Washington, Berlin Agree to Trim Troops, Bases; Analysts, Officials Say 2 Nations Moving beyond Iraq War Feud

The Washington Times (Washington, DC), February 7, 2004 | Go to article overview

Washington, Berlin Agree to Trim Troops, Bases; Analysts, Officials Say 2 Nations Moving beyond Iraq War Feud


Byline: David R. Sands, THE WASHINGTON TIMES

Germany and the United States yesterday pledged to coordinate a reduction of American troops and military bases in Germany in the coming years, a further sign that both sides are moving past the divisions over the Iraq war.

German Chancellor Gerhard Schroeder, who joined France and Russia in a alliance against the U.S.-led war, makes his first visit to the White House in more than two years later this month.

Officials and analysts say the two sides have been able to find common ground on issues such as terrorism, Afghanistan and even the postwar reconstruction of Iraq.

"The leitmotif of German foreign policy has always been that Berlin did not want to have to choose between France and Europe on the one hand and the United States on the other," said Cathleen Fisher, associate director of the American Institute for Contemporary German Studies.

"Germany still is working closely with Paris on European integration issues, but the government may be looking for a little more balance," she said.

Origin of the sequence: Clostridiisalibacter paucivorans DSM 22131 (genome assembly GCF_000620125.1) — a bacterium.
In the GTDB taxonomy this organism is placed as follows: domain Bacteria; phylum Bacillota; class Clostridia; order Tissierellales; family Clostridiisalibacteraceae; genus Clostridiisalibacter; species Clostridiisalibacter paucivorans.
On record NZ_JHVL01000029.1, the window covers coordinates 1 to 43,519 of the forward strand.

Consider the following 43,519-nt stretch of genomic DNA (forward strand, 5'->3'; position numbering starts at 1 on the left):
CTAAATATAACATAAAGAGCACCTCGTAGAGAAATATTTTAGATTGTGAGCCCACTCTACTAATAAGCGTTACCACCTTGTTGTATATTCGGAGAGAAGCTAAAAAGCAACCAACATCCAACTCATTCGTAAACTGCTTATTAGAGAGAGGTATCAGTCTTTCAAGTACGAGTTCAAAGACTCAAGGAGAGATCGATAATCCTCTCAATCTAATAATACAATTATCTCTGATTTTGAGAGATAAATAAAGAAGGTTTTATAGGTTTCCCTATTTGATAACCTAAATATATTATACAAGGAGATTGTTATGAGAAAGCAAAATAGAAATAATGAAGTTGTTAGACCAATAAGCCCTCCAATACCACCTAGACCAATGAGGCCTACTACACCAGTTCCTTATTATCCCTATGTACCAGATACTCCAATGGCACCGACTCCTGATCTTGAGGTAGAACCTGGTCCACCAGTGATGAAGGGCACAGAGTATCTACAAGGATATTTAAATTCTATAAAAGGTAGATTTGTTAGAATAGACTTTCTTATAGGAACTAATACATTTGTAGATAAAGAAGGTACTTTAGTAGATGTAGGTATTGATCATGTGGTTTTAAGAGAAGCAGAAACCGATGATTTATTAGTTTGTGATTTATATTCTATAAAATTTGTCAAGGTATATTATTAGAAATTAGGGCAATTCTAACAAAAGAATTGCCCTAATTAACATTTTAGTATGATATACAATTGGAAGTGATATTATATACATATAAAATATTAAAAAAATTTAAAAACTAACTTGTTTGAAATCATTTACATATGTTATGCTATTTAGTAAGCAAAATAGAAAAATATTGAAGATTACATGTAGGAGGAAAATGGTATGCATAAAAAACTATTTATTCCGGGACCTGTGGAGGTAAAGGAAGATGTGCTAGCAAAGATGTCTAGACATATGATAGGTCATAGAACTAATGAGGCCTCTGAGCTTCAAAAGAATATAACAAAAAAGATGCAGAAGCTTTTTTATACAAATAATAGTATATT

Defense Secretary Donald H. Rumsfeld and German Defense Minister Peter Struck met yesterday to discuss the base realignment, with the Pentagon looking to move Cold War facilities and tens of thousands of troops out of Western Europe and focus instead on new, more streamlined outposts in central and Eastern Europe.

Mr. Rumsfeld told reporters in Munich there was "no punishment involved" in the reduction of U.S. forces in Germany, saying the repositioning of American forces was based on new post-Cold War threats and needs.

Mr. Rumsfeld, who attends a major international defense conference this weekend, did not back away yesterday from prewar comments that Germany and France, in opposing the Iraq war, represented "Old Europe," in contrast to the more pro-American stance of Britain, Spain and the "New Europe" states in the east.

The comment infuriated many European opponents of the war, and last year's Munich conference, held just a month before the Iraq fighting began, was highly contentious. …

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